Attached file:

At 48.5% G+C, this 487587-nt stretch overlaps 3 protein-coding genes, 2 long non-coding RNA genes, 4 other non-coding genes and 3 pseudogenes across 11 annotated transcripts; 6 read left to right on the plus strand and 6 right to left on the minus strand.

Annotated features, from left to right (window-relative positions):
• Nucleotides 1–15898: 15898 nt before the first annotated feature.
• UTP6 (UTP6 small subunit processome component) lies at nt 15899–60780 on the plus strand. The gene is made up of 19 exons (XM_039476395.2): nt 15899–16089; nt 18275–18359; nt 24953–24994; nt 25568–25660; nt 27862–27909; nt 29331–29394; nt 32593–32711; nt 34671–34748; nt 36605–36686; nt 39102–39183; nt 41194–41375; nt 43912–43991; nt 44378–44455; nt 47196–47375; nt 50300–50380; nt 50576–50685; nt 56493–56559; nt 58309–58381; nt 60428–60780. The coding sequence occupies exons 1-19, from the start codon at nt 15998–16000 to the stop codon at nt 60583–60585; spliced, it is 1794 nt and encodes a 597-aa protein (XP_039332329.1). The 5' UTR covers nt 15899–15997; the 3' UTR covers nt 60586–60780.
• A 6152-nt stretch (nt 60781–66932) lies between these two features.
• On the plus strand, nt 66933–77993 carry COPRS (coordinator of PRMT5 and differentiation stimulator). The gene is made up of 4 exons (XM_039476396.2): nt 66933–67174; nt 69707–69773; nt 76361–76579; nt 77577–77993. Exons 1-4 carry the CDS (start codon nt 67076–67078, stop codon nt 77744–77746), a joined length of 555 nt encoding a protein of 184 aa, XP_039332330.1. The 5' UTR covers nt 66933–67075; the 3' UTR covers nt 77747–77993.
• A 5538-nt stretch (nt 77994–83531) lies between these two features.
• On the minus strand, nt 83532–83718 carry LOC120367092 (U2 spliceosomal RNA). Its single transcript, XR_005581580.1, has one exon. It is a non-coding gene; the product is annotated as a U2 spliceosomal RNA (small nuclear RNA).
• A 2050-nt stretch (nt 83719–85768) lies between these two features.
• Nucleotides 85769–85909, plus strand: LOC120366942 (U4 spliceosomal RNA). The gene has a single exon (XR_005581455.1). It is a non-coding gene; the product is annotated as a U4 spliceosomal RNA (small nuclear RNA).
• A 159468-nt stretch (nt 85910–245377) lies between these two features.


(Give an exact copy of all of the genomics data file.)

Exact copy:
At 48.5% G+C, this 487587-nt stretch overlaps 3 protein-coding genes, 2 long non-coding RNA genes, 4 other non-coding genes and 3 pseudogenes across 11 annotated transcripts; 6 read left to right on the plus strand and 6 right to left on the minus strand.

Annotated features, from left to right (window-relative positions):
• Nucleotides 1–15898: 15898 nt before the first annotated feature.
• UTP6 (UTP6 small subunit processome component) lies at nt 15899–60780 on the plus strand. The gene is made up of 19 exons (XM_039476395.2): nt 15899–16089; nt 18275–18359; nt 24953–24994; nt 25568–25660; nt 27862–27909; nt 29331–29394; nt 32593–32711; nt 34671–34748; nt 36605–36686; nt 39102–39183; nt 41194–41375; nt 43912–43991; nt 44378–44455; nt 47196–47375; nt 50300–50380; nt 50576–50685; nt 56493–56559; nt 58309–58381; nt 60428–60780. The coding sequence occupies exons 1-19, from the start codon at nt 15998–16000 to the stop codon at nt 60583–60585; spliced, it is 1794 nt and encodes a 597-aa protein (XP_039332329.1). The 5' UTR covers nt 15899–15997; the 3' UTR covers nt 60586–60780.
• A 6152-nt stretch (nt 60781–66932) lies between these two features.
• On the plus strand, nt 66933–77993 carry COPRS (coordinator of PRMT5 and differentiation stimulator). The gene is made up of 4 exons (XM_039476396.2): nt 66933–67174; nt 69707–69773; nt 76361–76579; nt 77577–77993. Exons 1-4 carry the CDS (start codon nt 67076–67078, stop codon nt 77744–77746), a joined length of 555 nt encoding a protein of 184 aa, XP_039332330.1. The 5' UTR covers nt 66933–67075; the 3' UTR covers nt 77747–77993.
• A 5538-nt stretch (nt 77994–83531) lies between these two features.
• On the minus strand, nt 83532–83718 carry LOC120367092 (U2 spliceosomal RNA). Its single transcript, XR_005581580.1, has one exon. It is a non-coding gene; the product is annotated as a U2 spliceosomal RNA (small nuclear RNA).
• A 2050-nt stretch (nt 83719–85768) lies between these two features.
• Nucleotides 85769–85909, plus strand: LOC120366942 (U4 spliceosomal RNA). The gene has a single exon (XR_005581455.1). It is a non-coding gene; the product is annotated as a U4 spliceosomal RNA (small nuclear RNA).
• A 159468-nt stretch (nt 85910–245377) lies between these two features.